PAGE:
Binghamton Teachers Raising Awareness About Dangers of Poor Attendance
BINGHAMTON, N.Y. -- As students get ready to kick off their first day of school in the Binghamton City School District, their teachers are spreading awareness about the dangers of poor attendance.
September is actually National Attendance Awareness Month, and that's because officials say being absent in the first month of school can set the stage for chronic poor attendance throughout the whole year.
Studies show that half the students who miss just as two to four days in September go on to miss nearly a month of school.
The attendance committee in the Binghamton City School District has put together a chart to show when your child's attendance, or lack thereof, is cause for concern.
They say chronic absenteeism is when a child has been absent between 19 to 29 days, which they say is actually very common. And then there is serious concern after missing 38 days or more, which is the equivalent of one entire marking period.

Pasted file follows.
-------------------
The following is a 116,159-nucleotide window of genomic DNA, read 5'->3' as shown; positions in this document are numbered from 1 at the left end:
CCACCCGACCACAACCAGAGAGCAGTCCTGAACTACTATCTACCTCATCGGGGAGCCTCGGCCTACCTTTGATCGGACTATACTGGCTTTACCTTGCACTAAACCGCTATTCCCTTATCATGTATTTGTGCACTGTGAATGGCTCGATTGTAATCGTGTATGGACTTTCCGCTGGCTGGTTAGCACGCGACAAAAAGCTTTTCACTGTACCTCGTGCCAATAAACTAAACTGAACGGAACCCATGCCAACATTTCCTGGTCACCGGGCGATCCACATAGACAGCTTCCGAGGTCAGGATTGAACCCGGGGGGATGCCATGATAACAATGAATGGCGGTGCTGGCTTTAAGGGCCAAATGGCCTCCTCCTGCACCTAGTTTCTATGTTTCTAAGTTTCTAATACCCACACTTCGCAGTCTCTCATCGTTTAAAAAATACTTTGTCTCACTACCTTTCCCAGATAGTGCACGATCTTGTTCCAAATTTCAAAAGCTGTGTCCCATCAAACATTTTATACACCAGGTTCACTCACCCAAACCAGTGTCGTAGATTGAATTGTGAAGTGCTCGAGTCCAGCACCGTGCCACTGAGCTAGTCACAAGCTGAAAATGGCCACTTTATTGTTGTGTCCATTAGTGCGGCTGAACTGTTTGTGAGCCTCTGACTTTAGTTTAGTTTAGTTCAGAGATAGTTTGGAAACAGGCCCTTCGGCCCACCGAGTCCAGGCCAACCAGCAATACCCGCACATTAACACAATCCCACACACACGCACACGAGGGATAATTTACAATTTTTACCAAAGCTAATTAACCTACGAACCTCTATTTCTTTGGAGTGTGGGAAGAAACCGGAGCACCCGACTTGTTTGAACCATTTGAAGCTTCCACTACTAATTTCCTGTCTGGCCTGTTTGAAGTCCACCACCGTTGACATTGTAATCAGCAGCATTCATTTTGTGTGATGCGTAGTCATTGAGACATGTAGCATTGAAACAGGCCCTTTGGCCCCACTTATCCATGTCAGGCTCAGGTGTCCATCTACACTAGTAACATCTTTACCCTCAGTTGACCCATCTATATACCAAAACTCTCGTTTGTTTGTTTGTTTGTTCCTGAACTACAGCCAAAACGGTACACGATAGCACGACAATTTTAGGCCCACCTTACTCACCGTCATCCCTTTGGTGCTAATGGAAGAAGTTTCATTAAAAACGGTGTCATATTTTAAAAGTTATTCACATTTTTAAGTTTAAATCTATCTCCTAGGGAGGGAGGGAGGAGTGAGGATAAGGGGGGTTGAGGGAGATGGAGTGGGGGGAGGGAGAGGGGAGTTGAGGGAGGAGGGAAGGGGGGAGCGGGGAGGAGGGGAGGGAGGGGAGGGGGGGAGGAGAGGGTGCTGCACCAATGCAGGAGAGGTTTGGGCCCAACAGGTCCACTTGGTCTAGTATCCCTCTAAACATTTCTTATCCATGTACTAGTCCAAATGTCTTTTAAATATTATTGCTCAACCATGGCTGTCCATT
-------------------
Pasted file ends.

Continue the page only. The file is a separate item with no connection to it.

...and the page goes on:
Teachers say making sure your child gets too school every day, early on in the year can help ensure that they don't go on to miss a more extensive portion.
"Things happen in the classroom that can't be replicated. When students miss the class there's discussion, there's communication, there's projects that are on-going so their classmates need them, the teachers need to have them engaged in what's happening in the classroom, so it's critical that students are in school every day,” said Binghamton High School P-TECH Coordinator Dawne Adams.
Teachers say parents and families can help make sure their student is in school by scheduling appointments outside of school hours, taking family vacations during off time, and just being a positive support to help get them out the door in the morning.